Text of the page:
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Two children Nam-yi and Ja-in are being chased by King Injo's guards and saved by their father Choi Pyeong-ryung, an officer of King Gwanghae and a skilled archer. He sends his own children to find a place of refuge with his best friend Kim Mu-seon. As they escape crying, Ja-in begs her brother to go back to their father but their father is killed in front of Nam-yi. Nam-yi, though bitten by the guard dogs, kills them and escapes with Ja-in. Nam-yi becomes the only family Ja-in has. 13 years later Nam-yi is now a skilled archer and hunter. He learns from Mu-seon's son Seo-goon that he and Ja-in plan to get married, with the approval of Mu-seon who is also Ja-in's godfather. During the wedding, Nam-yi is up in the mountains hunting deer. He hears the rumble of the invading forces. When Nam-yi makes it back to the village, he finds his step-father slaughtered and his sister taken away. Nam-yi then sets out to find the Qing army and take out their army with his bow. Written by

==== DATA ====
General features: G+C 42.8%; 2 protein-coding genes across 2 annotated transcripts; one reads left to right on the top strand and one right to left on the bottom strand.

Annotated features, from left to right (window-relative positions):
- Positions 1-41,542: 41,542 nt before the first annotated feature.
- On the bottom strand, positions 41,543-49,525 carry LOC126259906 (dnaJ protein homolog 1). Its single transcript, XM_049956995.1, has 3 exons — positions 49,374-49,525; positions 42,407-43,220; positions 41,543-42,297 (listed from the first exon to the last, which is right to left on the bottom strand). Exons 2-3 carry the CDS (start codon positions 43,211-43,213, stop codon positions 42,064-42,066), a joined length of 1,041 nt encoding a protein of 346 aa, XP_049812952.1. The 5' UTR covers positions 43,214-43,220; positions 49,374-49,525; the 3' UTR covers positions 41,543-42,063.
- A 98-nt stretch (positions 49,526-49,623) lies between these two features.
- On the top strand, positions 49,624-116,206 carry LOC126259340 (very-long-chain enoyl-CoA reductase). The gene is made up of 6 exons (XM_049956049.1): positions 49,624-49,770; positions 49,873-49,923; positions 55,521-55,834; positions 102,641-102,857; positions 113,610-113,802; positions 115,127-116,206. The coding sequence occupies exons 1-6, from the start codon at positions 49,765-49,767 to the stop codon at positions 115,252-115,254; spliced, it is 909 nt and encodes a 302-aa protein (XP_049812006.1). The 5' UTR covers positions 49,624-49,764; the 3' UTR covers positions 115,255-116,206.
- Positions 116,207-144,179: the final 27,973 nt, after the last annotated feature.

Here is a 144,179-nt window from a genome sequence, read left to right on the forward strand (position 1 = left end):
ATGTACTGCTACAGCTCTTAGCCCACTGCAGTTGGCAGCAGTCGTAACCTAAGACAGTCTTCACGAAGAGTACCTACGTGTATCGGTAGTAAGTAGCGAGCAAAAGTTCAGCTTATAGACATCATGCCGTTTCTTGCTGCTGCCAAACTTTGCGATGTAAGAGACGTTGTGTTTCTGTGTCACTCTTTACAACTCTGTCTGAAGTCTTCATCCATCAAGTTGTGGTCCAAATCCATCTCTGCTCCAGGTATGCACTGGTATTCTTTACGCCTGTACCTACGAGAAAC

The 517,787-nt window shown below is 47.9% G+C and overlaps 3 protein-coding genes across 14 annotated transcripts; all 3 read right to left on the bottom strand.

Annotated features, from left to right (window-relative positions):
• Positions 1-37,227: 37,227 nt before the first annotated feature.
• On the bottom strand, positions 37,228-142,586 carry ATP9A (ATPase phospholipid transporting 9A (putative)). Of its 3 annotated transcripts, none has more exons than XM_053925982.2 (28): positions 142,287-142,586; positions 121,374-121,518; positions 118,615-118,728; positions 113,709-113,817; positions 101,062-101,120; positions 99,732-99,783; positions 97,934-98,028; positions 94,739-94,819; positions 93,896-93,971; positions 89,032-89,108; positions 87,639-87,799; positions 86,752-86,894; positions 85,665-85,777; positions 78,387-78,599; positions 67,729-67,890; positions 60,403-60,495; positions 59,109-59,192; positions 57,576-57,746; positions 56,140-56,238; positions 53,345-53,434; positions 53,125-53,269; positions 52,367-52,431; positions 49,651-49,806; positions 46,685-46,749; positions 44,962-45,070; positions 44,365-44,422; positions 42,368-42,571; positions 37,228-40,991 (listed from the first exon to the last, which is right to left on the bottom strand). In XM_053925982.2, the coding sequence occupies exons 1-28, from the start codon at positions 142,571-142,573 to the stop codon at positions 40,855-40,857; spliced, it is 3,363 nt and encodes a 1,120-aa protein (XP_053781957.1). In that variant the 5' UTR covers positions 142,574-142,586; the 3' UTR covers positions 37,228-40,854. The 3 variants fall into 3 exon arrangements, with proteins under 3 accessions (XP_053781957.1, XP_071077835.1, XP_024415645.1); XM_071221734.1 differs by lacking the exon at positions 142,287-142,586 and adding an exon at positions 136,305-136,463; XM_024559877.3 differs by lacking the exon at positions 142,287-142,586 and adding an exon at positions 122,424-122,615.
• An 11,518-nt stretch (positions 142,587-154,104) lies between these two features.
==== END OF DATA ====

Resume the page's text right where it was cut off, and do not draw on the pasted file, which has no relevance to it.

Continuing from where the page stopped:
WAR OF THE ARROWS is an excellent historical action flick with a twist: almost all of the action sequences are centred around bowmen facing off. Now, I've always loved archery when it's depicted in films, so I was delighted to read the premise and watch the trailer for this movie. For me, there's something intrinsically exciting about the look and the skill that goes into wielding a bow efficiently; I'd much rather watch a shoot-out staged with bows and arrows than guns. WAR OF THE ARROWS turns out to be just the film for me.
As usual for the Asian historical epic genre of recent years, the film looks great. Director Han-min Kim crafts a great-looking movie that ably matches the finesse of other recent Korean movies known for their style and substance. The cast are fine, giving their all in emotive turns without ever openly overacting. And the action scenes blow you away time and again.
Okay, I'll admit that the first half-hour is a little shaky. The set-up, although exciting, is followed by a slightly dull "get to know the leads" type scenario which drags a lot. Once the plot begins proper, though, it doesn't let up. There are twists and turns galore, plenty of moments of high drama, and then in the second half of the movie things turn into a virtual re-run of the Mel Gibson epic APOCALYPTO. Think a pared-down narrative, small-scale action one versus a group and suspense going through the roof. Yes, it's that good, and even some slightly dodgy CGI doesn't let it down. If only ROBIN HOOD, another recent film about a forest-dwelling archery champion, could have been this good!
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